An allergy is a hypersensitive reaction, where the Immune System of certain individuals, mounts an immune response to a particular substance that, in similar amounts and circumstances, is innocuous to other people. Allergens, or allergy-causing substances, can be airborne (pollens, dust, smoke), infectious agents (bacteria, fungi, parasites), foods (strawberries, chocolate, eggs, wheat), contactants (poison ivy, chemicals, dyes), or physical agents (light, heat, cold).
Allergens can affect the respiratory system (Asthma or Hay Fever), or they can affect the Skin (wheals and Rashes). Allergens may also act on the gastrointestinal tract (nausea and Vomiting). Allergic reactions to substances injected into the bloodstream can cause violent and sometimes fatal reactions.
The best treatment for an allergic reaction is prevention, and the elimination of the offending substance from the sensitive person?s environment. Antihistamine drugs may offer temporary relief.
Fish Oil (1)
Evening Primrose Oil (1)
Vitamin A (2)
Vitamin B6 (3,4)
Vitamin C with Bioflavonoids (5,6)
Vitamin E (7)
Sneezing and watery nose, not sore.
Eyes itch, burn and water profusely.
Burning nose and Eyes.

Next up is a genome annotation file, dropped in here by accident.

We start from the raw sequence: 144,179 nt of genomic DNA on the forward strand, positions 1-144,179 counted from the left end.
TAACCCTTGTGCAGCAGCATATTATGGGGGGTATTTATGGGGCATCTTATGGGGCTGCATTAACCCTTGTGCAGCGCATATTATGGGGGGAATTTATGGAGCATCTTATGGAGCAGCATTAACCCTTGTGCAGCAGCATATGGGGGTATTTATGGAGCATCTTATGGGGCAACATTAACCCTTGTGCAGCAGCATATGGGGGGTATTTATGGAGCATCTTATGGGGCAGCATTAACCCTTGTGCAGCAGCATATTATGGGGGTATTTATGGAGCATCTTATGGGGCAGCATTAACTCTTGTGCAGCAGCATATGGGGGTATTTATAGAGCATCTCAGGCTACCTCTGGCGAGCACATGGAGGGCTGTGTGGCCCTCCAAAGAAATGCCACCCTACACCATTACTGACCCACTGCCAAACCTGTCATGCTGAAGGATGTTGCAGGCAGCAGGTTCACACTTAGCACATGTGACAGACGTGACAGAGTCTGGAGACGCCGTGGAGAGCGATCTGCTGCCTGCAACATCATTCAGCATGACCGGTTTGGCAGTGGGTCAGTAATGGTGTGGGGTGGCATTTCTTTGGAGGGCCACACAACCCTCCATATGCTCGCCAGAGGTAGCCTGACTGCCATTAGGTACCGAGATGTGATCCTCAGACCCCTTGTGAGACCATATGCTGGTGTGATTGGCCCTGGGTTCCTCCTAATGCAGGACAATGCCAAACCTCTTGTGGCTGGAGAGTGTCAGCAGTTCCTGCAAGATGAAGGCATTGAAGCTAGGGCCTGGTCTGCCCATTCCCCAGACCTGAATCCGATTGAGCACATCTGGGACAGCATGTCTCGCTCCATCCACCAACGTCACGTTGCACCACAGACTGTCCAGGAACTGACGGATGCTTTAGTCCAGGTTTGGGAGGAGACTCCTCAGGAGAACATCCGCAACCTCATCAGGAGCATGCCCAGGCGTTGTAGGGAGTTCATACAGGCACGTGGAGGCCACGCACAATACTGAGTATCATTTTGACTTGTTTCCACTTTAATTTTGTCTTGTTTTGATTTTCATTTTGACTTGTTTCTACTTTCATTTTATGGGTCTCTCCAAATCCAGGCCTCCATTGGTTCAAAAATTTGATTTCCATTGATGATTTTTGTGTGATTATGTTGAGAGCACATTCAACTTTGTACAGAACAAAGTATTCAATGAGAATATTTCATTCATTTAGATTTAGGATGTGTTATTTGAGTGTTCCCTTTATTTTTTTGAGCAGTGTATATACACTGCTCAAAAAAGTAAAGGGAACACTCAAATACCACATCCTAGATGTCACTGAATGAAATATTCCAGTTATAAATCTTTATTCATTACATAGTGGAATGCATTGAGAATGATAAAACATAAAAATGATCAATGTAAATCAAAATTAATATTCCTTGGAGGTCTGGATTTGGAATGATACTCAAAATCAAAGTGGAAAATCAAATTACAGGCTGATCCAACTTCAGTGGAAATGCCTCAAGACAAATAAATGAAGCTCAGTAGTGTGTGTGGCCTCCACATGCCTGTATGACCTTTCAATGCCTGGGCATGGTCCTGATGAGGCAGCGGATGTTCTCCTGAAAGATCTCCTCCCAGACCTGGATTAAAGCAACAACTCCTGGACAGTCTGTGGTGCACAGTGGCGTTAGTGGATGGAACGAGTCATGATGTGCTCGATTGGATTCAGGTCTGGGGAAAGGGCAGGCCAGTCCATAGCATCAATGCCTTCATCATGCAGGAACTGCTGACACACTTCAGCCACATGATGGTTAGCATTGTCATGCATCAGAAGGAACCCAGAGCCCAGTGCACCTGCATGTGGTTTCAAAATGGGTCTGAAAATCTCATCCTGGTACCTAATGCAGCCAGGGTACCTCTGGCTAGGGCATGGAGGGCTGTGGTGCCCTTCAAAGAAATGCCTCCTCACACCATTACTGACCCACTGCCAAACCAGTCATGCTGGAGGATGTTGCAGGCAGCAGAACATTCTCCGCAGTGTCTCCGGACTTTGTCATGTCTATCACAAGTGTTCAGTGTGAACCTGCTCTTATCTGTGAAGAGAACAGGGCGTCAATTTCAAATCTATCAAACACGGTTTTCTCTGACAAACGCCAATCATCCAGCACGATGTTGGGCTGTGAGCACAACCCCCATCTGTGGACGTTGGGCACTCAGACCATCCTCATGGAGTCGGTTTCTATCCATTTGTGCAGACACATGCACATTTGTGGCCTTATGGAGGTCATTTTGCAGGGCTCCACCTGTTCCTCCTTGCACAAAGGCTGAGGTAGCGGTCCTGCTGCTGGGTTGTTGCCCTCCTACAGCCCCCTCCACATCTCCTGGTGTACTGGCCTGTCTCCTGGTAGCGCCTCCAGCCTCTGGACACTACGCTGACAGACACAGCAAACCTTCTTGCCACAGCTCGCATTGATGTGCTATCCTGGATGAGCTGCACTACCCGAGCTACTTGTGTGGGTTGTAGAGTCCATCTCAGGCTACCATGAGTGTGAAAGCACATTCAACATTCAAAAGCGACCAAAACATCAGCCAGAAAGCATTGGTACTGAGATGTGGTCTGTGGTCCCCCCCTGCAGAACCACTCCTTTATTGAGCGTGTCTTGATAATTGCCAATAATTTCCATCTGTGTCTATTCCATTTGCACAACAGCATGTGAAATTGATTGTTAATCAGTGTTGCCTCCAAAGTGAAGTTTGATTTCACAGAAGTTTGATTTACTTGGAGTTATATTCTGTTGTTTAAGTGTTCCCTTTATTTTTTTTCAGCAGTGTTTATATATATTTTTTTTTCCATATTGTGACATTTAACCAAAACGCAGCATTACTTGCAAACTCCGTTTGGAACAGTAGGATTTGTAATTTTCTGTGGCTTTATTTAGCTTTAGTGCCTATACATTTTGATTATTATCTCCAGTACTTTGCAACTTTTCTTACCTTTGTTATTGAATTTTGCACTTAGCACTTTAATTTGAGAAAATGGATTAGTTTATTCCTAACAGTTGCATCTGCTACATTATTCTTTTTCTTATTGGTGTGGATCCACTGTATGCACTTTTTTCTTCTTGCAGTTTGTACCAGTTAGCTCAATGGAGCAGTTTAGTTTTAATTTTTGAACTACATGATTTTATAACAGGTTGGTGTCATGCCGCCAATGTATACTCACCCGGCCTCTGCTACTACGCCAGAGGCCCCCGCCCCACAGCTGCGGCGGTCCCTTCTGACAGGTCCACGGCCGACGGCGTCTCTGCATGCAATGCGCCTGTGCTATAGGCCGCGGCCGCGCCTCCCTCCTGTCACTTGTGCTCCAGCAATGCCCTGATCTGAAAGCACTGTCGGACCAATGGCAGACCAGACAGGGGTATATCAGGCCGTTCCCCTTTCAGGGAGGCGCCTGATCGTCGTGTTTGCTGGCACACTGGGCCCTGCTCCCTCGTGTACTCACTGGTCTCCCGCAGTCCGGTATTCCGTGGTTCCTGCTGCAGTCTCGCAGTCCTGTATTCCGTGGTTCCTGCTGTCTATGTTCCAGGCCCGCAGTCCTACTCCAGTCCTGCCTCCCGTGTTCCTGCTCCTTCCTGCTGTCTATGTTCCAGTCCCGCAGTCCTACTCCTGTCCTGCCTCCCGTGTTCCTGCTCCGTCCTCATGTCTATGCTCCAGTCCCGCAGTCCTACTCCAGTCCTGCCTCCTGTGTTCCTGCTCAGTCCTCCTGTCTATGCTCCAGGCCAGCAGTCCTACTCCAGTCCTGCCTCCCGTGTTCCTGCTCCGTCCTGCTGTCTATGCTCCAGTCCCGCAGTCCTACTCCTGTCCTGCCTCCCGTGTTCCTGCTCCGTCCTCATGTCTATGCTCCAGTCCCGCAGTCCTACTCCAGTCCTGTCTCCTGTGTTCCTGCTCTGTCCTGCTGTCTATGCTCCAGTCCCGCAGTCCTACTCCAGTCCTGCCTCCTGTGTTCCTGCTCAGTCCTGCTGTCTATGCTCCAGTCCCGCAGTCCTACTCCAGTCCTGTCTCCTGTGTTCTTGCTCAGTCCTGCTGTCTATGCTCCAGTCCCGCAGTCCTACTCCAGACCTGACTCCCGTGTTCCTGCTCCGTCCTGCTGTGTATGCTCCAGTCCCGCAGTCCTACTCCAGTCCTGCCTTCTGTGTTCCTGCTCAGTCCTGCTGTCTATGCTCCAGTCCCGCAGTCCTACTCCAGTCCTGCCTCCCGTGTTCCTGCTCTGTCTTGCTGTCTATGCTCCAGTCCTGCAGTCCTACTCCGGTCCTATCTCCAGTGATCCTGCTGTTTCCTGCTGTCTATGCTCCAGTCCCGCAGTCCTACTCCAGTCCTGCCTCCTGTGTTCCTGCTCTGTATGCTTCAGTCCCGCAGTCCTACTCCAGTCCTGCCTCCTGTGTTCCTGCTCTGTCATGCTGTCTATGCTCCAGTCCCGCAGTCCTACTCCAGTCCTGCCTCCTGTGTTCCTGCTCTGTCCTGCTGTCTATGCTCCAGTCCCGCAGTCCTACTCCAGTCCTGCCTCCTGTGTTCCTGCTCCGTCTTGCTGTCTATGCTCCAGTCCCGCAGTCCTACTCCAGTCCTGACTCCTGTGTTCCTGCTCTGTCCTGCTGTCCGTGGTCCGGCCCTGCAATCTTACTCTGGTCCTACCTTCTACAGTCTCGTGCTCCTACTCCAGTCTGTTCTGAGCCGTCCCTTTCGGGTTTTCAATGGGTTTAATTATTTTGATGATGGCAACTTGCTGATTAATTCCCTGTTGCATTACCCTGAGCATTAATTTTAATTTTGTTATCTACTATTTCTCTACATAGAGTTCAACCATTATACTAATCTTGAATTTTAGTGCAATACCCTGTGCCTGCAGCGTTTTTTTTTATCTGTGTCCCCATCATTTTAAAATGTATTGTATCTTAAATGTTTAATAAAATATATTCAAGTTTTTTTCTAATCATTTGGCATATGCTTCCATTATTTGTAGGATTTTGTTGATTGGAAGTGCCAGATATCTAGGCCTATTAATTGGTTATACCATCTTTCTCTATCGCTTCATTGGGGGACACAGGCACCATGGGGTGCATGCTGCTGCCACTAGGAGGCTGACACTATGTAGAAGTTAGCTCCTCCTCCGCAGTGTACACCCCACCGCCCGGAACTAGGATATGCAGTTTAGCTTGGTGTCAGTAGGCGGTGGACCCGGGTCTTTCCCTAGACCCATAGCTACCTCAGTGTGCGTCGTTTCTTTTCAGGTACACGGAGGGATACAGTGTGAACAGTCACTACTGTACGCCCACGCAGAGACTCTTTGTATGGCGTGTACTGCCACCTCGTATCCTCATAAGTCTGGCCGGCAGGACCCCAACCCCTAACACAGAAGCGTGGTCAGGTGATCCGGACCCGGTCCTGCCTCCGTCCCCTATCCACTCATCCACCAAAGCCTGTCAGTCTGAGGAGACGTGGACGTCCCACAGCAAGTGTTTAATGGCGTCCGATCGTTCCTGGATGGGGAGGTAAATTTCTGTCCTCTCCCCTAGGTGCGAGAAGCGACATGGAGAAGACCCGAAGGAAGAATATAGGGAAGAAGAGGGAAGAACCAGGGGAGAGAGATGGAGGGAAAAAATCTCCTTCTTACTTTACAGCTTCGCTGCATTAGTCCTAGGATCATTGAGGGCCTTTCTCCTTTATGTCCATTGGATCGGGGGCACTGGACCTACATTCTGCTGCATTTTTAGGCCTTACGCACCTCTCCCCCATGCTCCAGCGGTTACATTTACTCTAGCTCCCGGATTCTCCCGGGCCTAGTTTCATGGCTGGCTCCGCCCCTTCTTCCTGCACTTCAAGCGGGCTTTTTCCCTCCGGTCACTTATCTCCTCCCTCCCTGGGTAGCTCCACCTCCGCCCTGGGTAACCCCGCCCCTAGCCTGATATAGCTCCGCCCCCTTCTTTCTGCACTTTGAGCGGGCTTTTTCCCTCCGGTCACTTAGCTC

Chest feels tight.
Hay Fever that is better outdoors.
Hay Fever that has caused sinus obstruction.
Severe Hay Fever with violent sneezing, heavy Eyes, Headache.
Patient is flushed and groggy.
1. Gallad L. Increased requirements fro Essential Fatty Acids in atopic individuals: A review with clinical descriptions. Jour Amer Coll Nutri 1986; 5(2):213-28.
2. Journal of Nutrition. 119:135-136, 1989.
3. Collipp PJ. Pyridoxine treatment of childhood bronchial Asthma. Ann Allergy 35: 93-97, 1975.
4. Sur S, Camara M, Buchmeier A, et al. Double-blind trial of Pyridoxine (vitamin B6) in the treatment of steroid-dependent Asthma. Ann Allergy 70: 147-152, 1993.
5. Bucca C, et al. Effect of Vitamin C on histamine bronchial responsiveness of patients with allergic rhinitis. Ann Allergy 65: 311-314, 1990.
6. Middleton E Jr. Effect of flavonoids on basophil histamine release and other secretory systems. Prog Clin Biol Res 213: 493-506, 1986.
7. Kamimura M. Anti-inflammatory activity of Vitamin E. J Vitaminol 18(4): 204-09, 1972.
8. Tubaro A, et al: Anti-inflammatory activity of a polysaccharide fraction of Echinacea angustifolia, Journal of Pharm Pharmacol, 39(7), July 1987, p 567-569.
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